This abstraction of the machine learning problem assumes that the "I/O" behavior of the system -- how the examples are input to the system, how the system communicates the result of its learning process -- is relatively unimportant. All that counts is the mapping between examples and generalizations. The user interface to the system is abstracted away.

The problem with this kind of abstraction is that it assumes that any measure of how "good" the learning algorithm is can be independent of the user interface. In fact, this is not true at all. Some learning algorithms will work better or worse depending on how they are presented to the user. A learning algorithm that is "theoretically" better might be worse in practice if, for example, input is not in a form that the user finds convenient to provide, the system cannot provide informative feedback on what it is learning, the algorithm is not incremental enough, or the system cannot provide suitable explanation for why it took the actions it did.

For an interactive learning system such as a Programming by Example system, the user's choices as to what input to provide the system, and what generalizations to expect from the system are highly dependent upon the interactive context. Furthermore, the user is also a "learning system", so that experience with the system will cause the user to change his or her behavior over time in order to work effectively with the learning system.

It is true that "all other things being equal", algorithms that learn faster, have the most expressive power, etc. are more desirable. Yet interface concerns are so strong in practical learning systems, that all other things are rarely equal.


To see why this is so, we need to make an analogy between machine learning and human education. Programming by Example is probably the area of machine learning that takes this analogy most seriously. It takes as its metaphor that teaching the machine should be like teaching a human student. Since it is a psychological fact that people learn best by example, it is only natural that we should use interactively presented examples as the means of instructing a machine.

In human education, effective learning occurs not solely as a result of an optimal presentation method on the part of the teacher, nor as the result of an optimal learning method on the part of the student. What is most important is that there be an effective teacher-student interaction.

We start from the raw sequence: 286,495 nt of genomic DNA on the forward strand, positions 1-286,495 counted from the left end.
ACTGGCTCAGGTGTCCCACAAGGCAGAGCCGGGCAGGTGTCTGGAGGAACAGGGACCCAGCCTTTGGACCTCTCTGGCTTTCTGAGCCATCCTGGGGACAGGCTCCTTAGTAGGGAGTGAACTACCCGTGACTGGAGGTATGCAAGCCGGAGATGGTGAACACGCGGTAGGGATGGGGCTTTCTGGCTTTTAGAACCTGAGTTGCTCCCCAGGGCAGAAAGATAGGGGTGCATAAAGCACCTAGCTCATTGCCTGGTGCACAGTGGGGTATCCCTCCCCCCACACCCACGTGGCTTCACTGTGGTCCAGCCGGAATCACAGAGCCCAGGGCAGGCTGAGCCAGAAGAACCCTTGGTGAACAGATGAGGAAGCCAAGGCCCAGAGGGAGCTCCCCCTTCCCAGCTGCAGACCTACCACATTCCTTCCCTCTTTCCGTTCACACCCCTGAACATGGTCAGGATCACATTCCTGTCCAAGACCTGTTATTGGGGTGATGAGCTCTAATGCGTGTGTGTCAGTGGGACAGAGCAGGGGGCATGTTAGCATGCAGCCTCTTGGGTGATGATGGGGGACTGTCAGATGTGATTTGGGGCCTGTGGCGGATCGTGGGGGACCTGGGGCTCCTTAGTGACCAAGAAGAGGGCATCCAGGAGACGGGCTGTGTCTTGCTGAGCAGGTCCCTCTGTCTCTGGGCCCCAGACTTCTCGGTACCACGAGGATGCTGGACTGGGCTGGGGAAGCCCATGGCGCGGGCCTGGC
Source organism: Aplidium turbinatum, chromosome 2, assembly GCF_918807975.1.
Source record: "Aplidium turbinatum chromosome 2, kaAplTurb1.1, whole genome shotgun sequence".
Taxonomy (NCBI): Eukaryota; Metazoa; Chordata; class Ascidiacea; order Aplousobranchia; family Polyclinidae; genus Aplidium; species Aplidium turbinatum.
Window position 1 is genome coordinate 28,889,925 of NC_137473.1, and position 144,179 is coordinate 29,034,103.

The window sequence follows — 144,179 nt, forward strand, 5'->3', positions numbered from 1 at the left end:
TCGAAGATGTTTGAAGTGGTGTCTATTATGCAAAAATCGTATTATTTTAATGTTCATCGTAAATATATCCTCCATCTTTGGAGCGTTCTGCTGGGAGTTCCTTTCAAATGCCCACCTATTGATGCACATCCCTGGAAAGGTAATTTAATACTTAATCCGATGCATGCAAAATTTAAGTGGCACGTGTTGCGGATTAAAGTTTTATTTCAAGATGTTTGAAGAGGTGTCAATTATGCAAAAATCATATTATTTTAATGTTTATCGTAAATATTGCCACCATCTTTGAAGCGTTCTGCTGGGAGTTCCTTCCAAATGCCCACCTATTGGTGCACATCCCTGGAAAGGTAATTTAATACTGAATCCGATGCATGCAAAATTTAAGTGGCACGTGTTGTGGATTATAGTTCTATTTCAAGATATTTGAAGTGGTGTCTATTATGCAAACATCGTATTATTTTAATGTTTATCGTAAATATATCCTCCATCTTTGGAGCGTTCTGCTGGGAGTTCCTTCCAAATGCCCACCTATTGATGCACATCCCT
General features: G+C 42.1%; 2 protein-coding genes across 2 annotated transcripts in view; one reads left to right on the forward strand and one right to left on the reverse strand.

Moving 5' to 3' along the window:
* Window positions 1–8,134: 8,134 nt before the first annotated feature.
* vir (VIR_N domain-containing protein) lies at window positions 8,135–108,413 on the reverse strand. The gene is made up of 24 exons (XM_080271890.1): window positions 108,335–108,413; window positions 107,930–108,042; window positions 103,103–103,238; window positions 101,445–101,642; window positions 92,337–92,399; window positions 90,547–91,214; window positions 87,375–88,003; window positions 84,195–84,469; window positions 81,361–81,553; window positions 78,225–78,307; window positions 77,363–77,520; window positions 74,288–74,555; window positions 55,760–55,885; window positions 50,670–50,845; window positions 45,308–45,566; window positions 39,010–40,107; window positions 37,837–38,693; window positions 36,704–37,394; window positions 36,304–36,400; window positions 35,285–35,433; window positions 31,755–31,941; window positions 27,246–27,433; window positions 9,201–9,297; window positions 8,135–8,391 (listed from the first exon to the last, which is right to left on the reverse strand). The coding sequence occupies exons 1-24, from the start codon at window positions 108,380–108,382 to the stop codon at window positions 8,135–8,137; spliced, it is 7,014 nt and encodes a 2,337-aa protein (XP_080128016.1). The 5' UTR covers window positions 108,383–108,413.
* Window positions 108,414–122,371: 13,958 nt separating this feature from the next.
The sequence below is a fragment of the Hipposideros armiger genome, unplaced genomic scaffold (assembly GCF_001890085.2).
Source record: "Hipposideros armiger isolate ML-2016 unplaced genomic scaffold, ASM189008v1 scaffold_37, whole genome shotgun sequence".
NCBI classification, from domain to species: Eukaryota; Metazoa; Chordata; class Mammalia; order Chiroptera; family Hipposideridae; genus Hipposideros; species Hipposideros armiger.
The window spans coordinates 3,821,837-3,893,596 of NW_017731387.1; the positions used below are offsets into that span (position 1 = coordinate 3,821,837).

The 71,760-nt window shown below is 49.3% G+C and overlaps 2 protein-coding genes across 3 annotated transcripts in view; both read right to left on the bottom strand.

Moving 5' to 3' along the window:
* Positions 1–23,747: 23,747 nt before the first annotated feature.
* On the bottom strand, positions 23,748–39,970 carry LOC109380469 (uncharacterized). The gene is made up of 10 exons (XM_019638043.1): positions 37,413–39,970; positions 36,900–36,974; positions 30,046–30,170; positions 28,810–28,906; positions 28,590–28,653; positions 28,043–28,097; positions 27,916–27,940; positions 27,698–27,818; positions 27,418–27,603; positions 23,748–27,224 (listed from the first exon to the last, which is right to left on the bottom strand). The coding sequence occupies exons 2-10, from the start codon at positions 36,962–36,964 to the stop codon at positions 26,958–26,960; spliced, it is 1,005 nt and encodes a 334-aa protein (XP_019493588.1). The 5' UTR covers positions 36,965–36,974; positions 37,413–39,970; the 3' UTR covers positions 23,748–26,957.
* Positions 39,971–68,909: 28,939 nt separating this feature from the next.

A consequence of this is that a variety of particular presentation and interpretation strategies might be effective, providing that both the teacher and the student find themselves able to communicate effectively with them, including feedback to verify what has been learned. There is no such thing as an optimal learning algorithm, or optimal teaching strategy, considered abstractly apart from the capabilities and concerns of both the teacher and the student.

Thus the machine learning problem is really one of interaction. The key is to establish an interaction language for which the human teacher finds it easy to convey notions of interest, and at the same time, for which the computer as student is capable of learning the appropriate inferences. The "user-friendliness" of the interaction for the teacher is as important as the logical power of the inference method employed by the student.


It is typically assumed in traditional machine learning that "more powerful" learning algorithms -- those that learn more general descriptions quickly from few examples -- are uniformly better than less powerful strategies that don't jump to conclusions as quickly. However, in interactive systems, there is a tradeoff between the "power" of a machine learning algorithm and the understandability of the system's behavior to the user. More powerful inference mechanisms allow the teacher to present ideas of greater complexity with less input, but at the price that it may be harder for the teacher to understand just how to convey a desired generalization, and it becomes harder for the system to present, in a clear and understandable manner, what it has learned and why.